Great Things to do in Dublin, Ireland

The third largest island in Europe and the 20th largest in the world, Ireland has a significant cultural influence in literature, music, and sports such as horse racing. Tourists make their way to the island yearly to visit World Heritage Sites, castles, cathedrals, and lush open fields that make the country popular.


Covering the entirety of what Ireland has to offer in one post would be remarkably difficult, so I’m going to start with Dublin in this post and discuss some of the day trips possible from the capital city in a later post. Dublin is the most touristed city in Ireland as well as the largest, and it’s a great location to visit on its own or to use as a starting point for a massive Irish adventure. Here are the best things to do while in Dublin.


1. Dublin Castle

From 1204 until 1922, the Dublin Castle served as the British government’s administration in Ireland. The castle was victim to a fire in 1864 that caused damaged to a great deal of the building, but parts of it survived and can still be explored by tourists interested in Viking history. Two of the towers: the Bermingham Tower and the Record Tower, are still in existence. Today, the buildings that make up the castle are open to the public except for during certain state functions.


2. St. Patrick’s Cathedral

Named the national cathedral of the Church of Ireland, St. Patrick’s Cathedral was founded in 1191. Its choir, which was established in 1432, is known all over the world, and it still performs every day during the school year. St. Patrick’s is the largest cathedral in the country, and tourists can visit throughout the day via guided tour or on their own using a mobile app. This cathedral was used 1,500 years ago as a place for Saint Patrick to baptize Christian converts.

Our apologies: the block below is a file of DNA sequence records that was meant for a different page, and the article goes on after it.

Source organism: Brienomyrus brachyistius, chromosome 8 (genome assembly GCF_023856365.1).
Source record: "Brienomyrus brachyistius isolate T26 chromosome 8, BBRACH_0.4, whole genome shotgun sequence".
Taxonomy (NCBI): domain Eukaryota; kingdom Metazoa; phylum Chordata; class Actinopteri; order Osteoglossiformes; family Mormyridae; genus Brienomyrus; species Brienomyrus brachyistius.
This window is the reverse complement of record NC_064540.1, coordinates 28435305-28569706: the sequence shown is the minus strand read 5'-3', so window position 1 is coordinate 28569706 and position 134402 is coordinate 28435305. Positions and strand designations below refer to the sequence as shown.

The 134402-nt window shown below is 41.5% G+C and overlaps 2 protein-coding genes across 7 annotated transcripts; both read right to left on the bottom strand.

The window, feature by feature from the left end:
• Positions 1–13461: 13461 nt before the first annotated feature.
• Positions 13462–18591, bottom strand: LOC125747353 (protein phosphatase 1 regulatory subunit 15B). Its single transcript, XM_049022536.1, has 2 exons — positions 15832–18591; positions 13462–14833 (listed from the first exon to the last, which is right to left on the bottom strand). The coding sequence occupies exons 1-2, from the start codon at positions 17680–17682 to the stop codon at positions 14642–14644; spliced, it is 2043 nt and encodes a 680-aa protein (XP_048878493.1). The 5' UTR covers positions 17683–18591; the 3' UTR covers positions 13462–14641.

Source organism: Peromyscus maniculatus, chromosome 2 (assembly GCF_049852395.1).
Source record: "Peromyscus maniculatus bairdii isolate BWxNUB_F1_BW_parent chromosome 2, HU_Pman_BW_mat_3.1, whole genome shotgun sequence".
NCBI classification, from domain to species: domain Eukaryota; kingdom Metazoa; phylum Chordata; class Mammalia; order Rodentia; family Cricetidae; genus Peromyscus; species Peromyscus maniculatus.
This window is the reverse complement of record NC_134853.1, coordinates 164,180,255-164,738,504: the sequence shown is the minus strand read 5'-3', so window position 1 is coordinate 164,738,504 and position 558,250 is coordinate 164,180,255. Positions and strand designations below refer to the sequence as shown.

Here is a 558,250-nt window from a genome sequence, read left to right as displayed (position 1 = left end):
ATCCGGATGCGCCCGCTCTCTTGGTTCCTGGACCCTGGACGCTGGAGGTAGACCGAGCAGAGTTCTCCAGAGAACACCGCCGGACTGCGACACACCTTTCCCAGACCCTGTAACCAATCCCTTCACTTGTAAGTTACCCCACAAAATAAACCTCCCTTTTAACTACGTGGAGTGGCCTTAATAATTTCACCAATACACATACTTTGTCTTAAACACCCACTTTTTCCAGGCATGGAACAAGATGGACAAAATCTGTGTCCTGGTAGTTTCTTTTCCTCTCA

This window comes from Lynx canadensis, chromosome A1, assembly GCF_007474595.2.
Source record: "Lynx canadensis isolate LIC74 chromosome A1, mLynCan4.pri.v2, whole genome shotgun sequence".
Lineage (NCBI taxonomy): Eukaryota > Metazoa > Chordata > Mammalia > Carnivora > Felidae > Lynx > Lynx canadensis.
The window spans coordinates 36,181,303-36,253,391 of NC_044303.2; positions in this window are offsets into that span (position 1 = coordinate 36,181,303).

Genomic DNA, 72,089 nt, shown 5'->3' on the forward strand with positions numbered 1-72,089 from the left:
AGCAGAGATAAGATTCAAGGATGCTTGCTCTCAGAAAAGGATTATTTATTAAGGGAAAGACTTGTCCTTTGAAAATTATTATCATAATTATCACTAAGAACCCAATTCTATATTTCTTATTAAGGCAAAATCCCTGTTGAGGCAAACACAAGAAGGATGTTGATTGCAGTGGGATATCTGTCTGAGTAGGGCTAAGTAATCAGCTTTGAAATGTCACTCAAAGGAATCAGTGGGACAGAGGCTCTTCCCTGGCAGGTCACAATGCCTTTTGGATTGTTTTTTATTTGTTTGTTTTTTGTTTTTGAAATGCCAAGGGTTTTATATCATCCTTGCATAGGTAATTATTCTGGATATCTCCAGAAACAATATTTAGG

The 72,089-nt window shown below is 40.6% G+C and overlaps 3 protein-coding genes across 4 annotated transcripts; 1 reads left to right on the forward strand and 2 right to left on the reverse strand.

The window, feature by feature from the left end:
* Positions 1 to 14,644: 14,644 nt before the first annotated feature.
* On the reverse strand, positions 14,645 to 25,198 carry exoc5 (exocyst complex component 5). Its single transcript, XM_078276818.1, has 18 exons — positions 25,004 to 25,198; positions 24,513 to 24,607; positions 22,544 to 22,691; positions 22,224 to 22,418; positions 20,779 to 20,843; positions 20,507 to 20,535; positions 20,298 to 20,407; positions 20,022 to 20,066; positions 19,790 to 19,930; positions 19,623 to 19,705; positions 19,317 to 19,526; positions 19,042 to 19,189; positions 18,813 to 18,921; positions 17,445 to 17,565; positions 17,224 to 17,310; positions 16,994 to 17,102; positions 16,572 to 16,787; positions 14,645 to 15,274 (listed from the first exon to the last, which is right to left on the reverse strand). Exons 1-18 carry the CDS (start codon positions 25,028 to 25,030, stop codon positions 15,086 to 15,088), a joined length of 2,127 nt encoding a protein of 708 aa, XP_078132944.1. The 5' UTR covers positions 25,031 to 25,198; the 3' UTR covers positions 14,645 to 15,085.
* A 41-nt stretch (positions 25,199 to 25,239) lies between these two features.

3. Guinness Storehouse

This seven floor attraction opened in 2000 and is housed in St. James’s Gate Breweries’ former fermentation plant, which was constructed in 1902. It contains a glass atrium shaped like a pint of Guinness, and at its base, it is home to a copy of the 9,000-year lease signed by Arthur Guinness. Some notable attractions in the Guinness Storehouse include the 5th floor’s Brewery Bar—an eatery that serves Irish cuisine that uses Guinness in many of the dishes, and the Gravity Bar on the 7th floor, which offers amazing views of Dublin as well as a free pint of Guinness.


4. Kilmainham Gaol

This prison was in operation from 1796 to 1924, and it’s known for formerly detaining leaders of many rebellions, some of which were executed there. It housed famous names such as Henry Joy McCracken and Robert Emmett alongside ordinary individuals that committed crimes ranging from petty theft to rape and murder. None of the prisoners were segregated, and as many as five people were sometimes kept in a single cell. Public hangings were held outside the prison until 1820, and in 1891, a small hanging cell was built on the first floor for more private executions.


Kilmainham Gaol was decommissioned by the government due to the poor conditions in which prisoners were forced to live in. Several restoration attempts were performed until the final one in 1971, which made the prison suitable for opening as a tourist attraction. Today, it serves as a museum with guided tours, and it is one of the largest unoccupied prisons in Europe.


5. Dublin Writer’s Museum